After exercise you may have stopped working, but your body hasn’t. Glycogen stores are replenished, and damaged muscle fibres begin to repair. Rest is when you actually become fitter and stronger, with your body working hard to adapt to the challenges placed upon it so it’s important to get post exercise nutrition right, possibly even more important than pre- or during exercise. If you give your body what it needs, when it needs it, it will be ready for the next workout or challenge sooner, if you don’t you could face feelings of fatigue and find yourself lacking in your next session.
When to refuel
There seems to be a short window of opportunity, within which your body’s capability to turn food into the muscles’ fuel, glycogen, is enhanced. Within the first 30 minutes post exercise, the enzymes responsible for this process are particularly active, up to one and a half times so, and remain fairly receptive for a further 90 minutes. But after two hours, this ability to store glycogen in the muscles drops by up to 66%.
What to take on
Most people that are asked this question will say “protein, protein and more protein” as this is what the body uses to help repair those aching muscles of yours, but that’s not all that’s needed, and it’s actually not the main element of exercise recovery.
Studies have found that a ratio of 3:1 carbs to protein is best for glycogen re-uptake, muscle repair, and also faster muscle growth. This magic ratio can also help to reduce the intensity of DOMS (delayed onset muscle soreness). Protein coupled with the carbohydrate, helps to increase the release of insulin, promoting the uptake of glycogen, and it also minimises protein breakdown.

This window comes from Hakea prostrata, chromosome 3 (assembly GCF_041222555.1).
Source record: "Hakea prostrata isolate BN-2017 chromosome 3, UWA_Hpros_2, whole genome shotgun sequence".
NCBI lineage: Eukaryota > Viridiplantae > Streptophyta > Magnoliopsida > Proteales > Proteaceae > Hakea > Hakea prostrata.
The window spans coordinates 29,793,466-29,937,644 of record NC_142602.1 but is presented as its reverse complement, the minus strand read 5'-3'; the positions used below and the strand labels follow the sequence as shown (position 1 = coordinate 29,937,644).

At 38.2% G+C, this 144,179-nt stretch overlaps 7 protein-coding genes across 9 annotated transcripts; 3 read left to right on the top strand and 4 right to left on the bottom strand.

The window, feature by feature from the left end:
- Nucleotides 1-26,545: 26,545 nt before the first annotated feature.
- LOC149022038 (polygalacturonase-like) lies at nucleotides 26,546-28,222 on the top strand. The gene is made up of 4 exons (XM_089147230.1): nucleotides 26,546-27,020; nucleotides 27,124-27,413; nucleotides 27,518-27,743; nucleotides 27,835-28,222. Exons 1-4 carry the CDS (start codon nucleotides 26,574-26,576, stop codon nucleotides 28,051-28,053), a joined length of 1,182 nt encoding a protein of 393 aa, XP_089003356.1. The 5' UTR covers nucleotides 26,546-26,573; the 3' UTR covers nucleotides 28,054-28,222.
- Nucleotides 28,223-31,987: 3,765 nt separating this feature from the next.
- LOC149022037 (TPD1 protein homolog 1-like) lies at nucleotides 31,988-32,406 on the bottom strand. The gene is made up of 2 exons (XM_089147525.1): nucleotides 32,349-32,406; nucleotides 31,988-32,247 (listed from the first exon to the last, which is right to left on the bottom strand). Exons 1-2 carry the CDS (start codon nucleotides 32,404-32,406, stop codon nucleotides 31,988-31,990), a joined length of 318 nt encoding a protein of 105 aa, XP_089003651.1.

How much to take on
Now this part depends on a few factors:
- How long your session was
- How hard you worked
- Your personal goals
60 minutes or less
|Peanut butter on toast gives a post-workout boost|
- 1-2 pieces of fresh fruit and a glass of milk or a yoghurt
- Tuna, cottage cheese or houmous with a bagel, wholemeal bread, pitta or a wrap
- Dried fruit and nuts
- Rice cakes with peanut butter and jam
- Bowl of cereal or muesli with milk
- Jacket potato with tuna, baked beans, cottage cheese or chilli
- Recovery shake (protein and carb formula)
|Chocolate milk is great for speedy recovery post exercise|
- Pasta with a tomato based sauce, prawns, chicken, feta or tuna
- Lasagne with salad
- Jacket potato or rice, grilled chicken or fish, veggies
- Bean or meat casserole with lots of vegetables, served with rice, couscous or wholemeal bread
- Chilli with rice and veg
- Fish pie and vegetables
- Home-made curry with lean protein and veg, served with rice
“I always feel a bit sick after a hard workout”
“What if I exercise before bed?”
“I’m trying to lose weight, how can I keep post exercise snacks to a minimum?”
- Bean, A., 2007. Food for Fitness. London, A&C Black Publishers Ltd. Pages 57-63.
- Palmer, A., 2010. Runner’s World Complete Guide to Nutrition. London, NatMag Rodale Ltd. Page 167.
- Karp, J.R., Johnston, J.D., Tecklenburg, S., Mickleborough, T.D., Fly, A.D., Stager, J.M., 2006. Chocolate milk as a post-exercise recovery aid, International Journal of Sport Nutrition and Exercise Metabolism, [online] Available at: http://oakbrooksc.com/docs/stager_chocmilk_study.pdf [Accessed 14th November 2012].
- Got Chocolate Milk?, 2012. What’s in it? [online] Available at: http://www.gotchocolatemilk.com/ [Accessed 14th November 2012].
- Niles, E.S., Lachowetz, T., Garfi, J., Sullivan, W., Smith, J.C., Leyh, B.P., Headley, S.A., 2001. Carbohydrate-protein drink improves time to exhaustion after recovery from endurance exercise, Journal of Exercise Physiology Online [online] Available at: http://faculty.css.edu/tboone2/asep/Niles1Col.PDF [Accessed 15th November 2012].